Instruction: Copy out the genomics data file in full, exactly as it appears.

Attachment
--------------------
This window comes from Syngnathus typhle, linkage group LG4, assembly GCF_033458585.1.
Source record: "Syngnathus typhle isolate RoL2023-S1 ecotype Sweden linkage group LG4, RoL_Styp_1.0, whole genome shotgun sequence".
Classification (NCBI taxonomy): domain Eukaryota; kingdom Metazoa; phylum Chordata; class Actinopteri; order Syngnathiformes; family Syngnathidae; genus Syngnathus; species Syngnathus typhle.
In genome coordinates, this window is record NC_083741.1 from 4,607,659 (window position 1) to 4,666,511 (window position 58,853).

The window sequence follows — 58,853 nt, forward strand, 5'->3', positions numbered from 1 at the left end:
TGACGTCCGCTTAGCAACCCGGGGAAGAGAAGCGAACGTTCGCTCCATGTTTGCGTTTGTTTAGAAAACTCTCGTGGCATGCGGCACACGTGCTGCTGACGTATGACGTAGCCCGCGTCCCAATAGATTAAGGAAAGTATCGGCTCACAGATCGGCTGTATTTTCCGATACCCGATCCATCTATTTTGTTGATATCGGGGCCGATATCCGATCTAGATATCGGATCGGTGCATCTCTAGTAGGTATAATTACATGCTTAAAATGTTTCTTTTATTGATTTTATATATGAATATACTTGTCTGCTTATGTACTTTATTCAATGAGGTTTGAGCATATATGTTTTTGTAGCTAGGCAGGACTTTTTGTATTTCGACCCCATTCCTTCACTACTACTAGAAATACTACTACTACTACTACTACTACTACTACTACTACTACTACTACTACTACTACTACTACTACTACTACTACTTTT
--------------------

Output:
This window comes from Syngnathus typhle, linkage group LG4, assembly GCF_033458585.1.
Source record: "Syngnathus typhle isolate RoL2023-S1 ecotype Sweden linkage group LG4, RoL_Styp_1.0, whole genome shotgun sequence".
Classification (NCBI taxonomy): domain Eukaryota; kingdom Metazoa; phylum Chordata; class Actinopteri; order Syngnathiformes; family Syngnathidae; genus Syngnathus; species Syngnathus typhle.
In genome coordinates, this window is record NC_083741.1 from 4,607,659 (window position 1) to 4,666,511 (window position 58,853).

The window sequence follows — 58,853 nt, forward strand, 5'->3', positions numbered from 1 at the left end:
TGACGTCCGCTTAGCAACCCGGGGAAGAGAAGCGAACGTTCGCTCCATGTTTGCGTTTGTTTAGAAAACTCTCGTGGCATGCGGCACACGTGCTGCTGACGTATGACGTAGCCCGCGTCCCAATAGATTAAGGAAAGTATCGGCTCACAGATCGGCTGTATTTTCCGATACCCGATCCATCTATTTTGTTGATATCGGGGCCGATATCCGATCTAGATATCGGATCGGTGCATCTCTAGTAGGTATAATTACATGCTTAAAATGTTTCTTTTATTGATTTTATATATGAATATACTTGTCTGCTTATGTACTTTATTCAATGAGGTTTGAGCATATATGTTTTTGTAGCTAGGCAGGACTTTTTGTATTTCGACCCCATTCCTTCACTACTACTAGAAATACTACTACTACTACTACTACTACTACTACTACTACTACTACTACTACTACTACTACTACTACTACTACTACTTTT